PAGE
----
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Here Cheynell kindly and sedulously attended his patient, anxious to restore his body, but still more his soul to health.
"I entreated him to pluck up his spirits, and not to yield to the disease; but I perceived, that though reason be stout when it encounters with faith, yet reason is not so valiant when it is to encounter with affliction and I cannot but observe, that many a parliamentsoldier hath been more chearful in a prison, than this discoursing engineer, and learned captive was in a palace. Believe it, reader, believe it, that neither gifts, nor parts, nor profession, nor any thing else but faith, will sustain the spirit of a man in spiritual straights and worldly encumbrances, when without there are fightings, and within there are fears."
If we may rely upon the testimony of our author, Chillingworth's disease was aggravated by the situation in which he felt himself with regard to the great officers who were taken prisoners in Arundell Castle. They looked upon him," says Cheynell," as an intruder into their Councils of War, and (as one of them whispered) the Queen's intelligencer, who was set as a spie over them and all their proceedings."
And, hereupon, he gives us an elaborate defence of the 'Grand Engineer,' as he called him, from the unjust prejudices of the cavalier-officers, in which he freely and not unsuccessfully indulges his disposition and his talents for satirical exaggeration. And having achieved a triumphant victory in this subordinate contest, he thus conducts us into that field whence we are to view him gathering laurels, in his own opinion at least, more glorious and more lasting.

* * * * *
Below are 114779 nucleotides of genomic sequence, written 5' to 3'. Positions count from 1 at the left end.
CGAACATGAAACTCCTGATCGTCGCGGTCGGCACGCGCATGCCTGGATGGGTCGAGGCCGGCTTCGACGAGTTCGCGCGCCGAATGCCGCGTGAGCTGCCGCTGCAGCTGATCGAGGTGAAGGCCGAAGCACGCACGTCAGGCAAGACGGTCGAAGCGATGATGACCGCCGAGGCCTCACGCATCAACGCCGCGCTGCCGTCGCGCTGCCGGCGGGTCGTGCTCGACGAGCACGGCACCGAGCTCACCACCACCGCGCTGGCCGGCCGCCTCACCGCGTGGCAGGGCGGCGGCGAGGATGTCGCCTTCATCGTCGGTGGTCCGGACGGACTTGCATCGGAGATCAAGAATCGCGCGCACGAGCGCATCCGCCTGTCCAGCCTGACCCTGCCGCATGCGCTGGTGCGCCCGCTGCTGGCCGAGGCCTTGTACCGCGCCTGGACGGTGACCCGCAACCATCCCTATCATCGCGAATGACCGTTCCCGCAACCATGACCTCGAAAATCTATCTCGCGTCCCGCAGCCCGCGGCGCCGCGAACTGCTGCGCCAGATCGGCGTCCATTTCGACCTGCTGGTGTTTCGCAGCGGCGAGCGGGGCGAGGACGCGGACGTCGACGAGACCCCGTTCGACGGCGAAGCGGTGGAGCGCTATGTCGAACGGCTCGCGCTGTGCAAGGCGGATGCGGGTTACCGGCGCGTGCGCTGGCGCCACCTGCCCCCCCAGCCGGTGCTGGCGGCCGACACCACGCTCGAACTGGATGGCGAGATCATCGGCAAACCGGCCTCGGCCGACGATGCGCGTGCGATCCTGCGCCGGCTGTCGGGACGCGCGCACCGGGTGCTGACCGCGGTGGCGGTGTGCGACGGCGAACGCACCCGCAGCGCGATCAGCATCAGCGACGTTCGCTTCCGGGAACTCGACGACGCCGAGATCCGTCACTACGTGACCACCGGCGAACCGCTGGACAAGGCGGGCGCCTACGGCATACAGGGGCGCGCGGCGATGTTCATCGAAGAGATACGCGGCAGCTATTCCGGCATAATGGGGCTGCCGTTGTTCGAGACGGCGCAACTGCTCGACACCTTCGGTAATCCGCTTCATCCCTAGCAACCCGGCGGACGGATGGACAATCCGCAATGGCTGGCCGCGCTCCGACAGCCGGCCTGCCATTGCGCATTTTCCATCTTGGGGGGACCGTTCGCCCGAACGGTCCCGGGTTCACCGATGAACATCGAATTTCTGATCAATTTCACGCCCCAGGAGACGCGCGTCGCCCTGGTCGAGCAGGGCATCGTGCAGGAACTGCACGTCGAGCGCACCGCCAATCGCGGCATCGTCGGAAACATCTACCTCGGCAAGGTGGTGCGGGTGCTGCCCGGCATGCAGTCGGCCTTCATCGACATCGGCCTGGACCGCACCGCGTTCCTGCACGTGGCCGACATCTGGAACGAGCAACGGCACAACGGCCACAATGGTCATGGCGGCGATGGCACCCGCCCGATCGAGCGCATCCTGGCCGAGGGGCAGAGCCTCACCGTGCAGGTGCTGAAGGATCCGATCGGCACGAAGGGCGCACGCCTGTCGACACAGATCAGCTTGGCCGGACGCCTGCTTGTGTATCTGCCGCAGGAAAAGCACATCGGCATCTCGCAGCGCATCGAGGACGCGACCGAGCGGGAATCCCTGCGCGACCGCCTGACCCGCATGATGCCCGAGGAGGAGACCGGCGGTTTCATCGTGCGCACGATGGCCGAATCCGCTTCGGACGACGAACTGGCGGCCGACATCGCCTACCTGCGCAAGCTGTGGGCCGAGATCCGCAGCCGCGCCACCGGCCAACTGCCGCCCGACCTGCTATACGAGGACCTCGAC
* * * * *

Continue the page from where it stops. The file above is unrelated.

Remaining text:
"Let not, then, Master Chillingworth be charged with more faults than he was guilty of; I cannot but vindicate his reputation from all false aspersions, which are cast upon him by some who know not how to excuse themselves: I took all the care I could of his body whilst he was sick, and will (as far as he was innocent) take care of his fame and reputation now he is dead. Nay, whilst he was alive, I took care of something more precious than his health or reputation, to wit, his precious and beloved soul; for, in compassion to his soul, I dealt freely and plainly with him, and told him that he had been very active in fermenting these bloody wars against the Parliament and Commonwealth of England, his natural country, and by consequent, against the very light of nature."
This is the commencement of a series of teasing attacks which our champion made upon poor Chillingworth during this his last sickness. It must be confessed, that in some of them the advantage appears to be on the side of Cheynell, but we recollect the Lion and the Sculptor, and the wonder ceases. But, even if we regard the relation of Cheynell, as in all respects